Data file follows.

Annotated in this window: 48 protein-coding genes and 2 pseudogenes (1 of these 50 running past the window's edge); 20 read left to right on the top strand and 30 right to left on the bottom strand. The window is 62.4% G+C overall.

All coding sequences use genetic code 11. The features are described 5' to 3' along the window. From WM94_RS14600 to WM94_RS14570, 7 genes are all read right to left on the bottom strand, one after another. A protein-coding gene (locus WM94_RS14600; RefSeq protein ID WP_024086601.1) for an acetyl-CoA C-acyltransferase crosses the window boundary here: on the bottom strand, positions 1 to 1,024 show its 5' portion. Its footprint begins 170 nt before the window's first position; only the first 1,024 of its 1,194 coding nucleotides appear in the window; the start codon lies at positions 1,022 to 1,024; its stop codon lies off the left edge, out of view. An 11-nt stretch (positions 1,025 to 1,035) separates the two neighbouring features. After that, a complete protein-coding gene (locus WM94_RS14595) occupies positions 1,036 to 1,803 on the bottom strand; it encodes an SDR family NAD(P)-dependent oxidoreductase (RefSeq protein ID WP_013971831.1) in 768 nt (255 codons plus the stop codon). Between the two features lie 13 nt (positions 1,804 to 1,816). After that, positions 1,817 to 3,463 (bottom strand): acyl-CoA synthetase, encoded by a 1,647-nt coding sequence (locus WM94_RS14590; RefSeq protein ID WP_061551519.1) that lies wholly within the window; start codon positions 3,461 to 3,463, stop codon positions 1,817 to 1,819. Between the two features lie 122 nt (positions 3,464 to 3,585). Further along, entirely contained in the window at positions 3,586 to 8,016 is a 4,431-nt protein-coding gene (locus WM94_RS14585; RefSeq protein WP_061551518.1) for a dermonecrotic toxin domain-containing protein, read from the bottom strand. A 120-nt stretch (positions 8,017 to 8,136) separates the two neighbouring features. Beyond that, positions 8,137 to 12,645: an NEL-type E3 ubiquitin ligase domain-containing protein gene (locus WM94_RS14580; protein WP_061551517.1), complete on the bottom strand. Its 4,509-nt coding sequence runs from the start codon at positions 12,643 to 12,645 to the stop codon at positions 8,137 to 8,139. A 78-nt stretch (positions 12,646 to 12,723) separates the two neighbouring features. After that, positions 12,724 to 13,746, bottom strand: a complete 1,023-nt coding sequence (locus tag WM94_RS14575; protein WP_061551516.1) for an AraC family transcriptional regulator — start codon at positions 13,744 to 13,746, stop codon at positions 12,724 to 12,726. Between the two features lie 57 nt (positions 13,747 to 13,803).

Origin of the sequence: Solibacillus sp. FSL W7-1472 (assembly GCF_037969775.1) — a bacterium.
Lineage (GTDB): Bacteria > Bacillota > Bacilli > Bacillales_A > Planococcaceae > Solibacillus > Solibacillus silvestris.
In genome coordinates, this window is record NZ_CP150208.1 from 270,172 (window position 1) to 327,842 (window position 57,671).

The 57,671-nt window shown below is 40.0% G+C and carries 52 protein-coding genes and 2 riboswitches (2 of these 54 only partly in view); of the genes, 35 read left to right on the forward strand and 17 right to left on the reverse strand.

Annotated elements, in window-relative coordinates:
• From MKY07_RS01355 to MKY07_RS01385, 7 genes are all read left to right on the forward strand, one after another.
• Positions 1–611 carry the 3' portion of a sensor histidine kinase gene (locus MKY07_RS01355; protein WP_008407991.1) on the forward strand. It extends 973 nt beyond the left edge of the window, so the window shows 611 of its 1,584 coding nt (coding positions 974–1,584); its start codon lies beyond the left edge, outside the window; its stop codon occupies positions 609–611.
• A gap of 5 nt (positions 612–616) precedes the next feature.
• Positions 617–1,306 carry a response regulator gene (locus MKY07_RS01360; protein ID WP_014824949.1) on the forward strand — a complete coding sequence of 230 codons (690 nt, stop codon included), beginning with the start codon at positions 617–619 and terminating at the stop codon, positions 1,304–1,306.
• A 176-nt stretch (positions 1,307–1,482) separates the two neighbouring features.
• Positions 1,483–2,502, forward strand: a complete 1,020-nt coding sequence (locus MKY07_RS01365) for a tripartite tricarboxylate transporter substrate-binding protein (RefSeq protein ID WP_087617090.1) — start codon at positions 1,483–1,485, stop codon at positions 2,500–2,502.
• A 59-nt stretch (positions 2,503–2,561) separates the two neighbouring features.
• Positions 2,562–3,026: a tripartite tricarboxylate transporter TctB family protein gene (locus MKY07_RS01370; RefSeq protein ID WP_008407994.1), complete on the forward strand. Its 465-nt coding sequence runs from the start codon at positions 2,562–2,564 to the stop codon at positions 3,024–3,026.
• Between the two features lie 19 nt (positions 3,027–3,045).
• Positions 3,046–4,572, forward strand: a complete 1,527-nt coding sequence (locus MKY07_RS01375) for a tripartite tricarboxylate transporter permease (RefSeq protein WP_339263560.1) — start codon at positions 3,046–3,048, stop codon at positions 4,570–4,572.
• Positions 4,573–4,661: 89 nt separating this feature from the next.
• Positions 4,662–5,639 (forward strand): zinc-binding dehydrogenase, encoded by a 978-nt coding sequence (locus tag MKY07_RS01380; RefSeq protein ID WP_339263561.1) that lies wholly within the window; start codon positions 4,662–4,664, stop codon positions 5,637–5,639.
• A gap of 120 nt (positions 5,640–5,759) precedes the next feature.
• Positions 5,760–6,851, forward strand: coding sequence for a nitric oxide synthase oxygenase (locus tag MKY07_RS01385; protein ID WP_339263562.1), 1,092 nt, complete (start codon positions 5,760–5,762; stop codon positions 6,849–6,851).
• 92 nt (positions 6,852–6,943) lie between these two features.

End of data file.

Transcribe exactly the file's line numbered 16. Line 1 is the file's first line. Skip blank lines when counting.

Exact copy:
• Between the two features lie 19 nt (positions 3,027–3,045).